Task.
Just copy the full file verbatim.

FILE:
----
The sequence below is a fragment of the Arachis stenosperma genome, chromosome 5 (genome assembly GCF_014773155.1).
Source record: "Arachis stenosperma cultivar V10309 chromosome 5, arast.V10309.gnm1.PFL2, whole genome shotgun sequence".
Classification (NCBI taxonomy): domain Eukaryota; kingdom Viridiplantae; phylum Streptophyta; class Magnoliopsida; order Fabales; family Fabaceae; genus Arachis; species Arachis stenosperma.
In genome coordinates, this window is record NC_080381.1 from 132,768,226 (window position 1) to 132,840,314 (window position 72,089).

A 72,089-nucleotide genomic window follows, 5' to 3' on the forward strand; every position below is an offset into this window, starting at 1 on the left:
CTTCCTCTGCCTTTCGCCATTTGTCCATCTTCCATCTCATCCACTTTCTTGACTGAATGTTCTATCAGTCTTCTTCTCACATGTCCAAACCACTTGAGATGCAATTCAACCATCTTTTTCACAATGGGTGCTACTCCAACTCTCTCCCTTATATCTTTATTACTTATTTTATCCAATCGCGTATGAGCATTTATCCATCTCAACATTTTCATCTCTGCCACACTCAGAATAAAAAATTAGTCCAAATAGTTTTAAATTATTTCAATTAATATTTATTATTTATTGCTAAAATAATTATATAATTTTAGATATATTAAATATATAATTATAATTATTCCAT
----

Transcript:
The sequence below is a fragment of the Arachis stenosperma genome, chromosome 5 (genome assembly GCF_014773155.1).
Source record: "Arachis stenosperma cultivar V10309 chromosome 5, arast.V10309.gnm1.PFL2, whole genome shotgun sequence".
Classification (NCBI taxonomy): domain Eukaryota; kingdom Viridiplantae; phylum Streptophyta; class Magnoliopsida; order Fabales; family Fabaceae; genus Arachis; species Arachis stenosperma.
In genome coordinates, this window is record NC_080381.1 from 132,768,226 (window position 1) to 132,840,314 (window position 72,089).

A 72,089-nucleotide genomic window follows, 5' to 3' on the forward strand; every position below is an offset into this window, starting at 1 on the left:
CTTCCTCTGCCTTTCGCCATTTGTCCATCTTCCATCTCATCCACTTTCTTGACTGAATGTTCTATCAGTCTTCTTCTCACATGTCCAAACCACTTGAGATGCAATTCAACCATCTTTTTCACAATGGGTGCTACTCCAACTCTCTCCCTTATATCTTTATTACTTATTTTATCCAATCGCGTATGAGCATTTATCCATCTCAACATTTTCATCTCTGCCACACTCAGAATAAAAAATTAGTCCAAATAGTTTTAAATTATTTCAATTAATATTTATTATTTATTGCTAAAATAATTATATAATTTTAGATATATTAAATATATAATTATAATTATTCCAT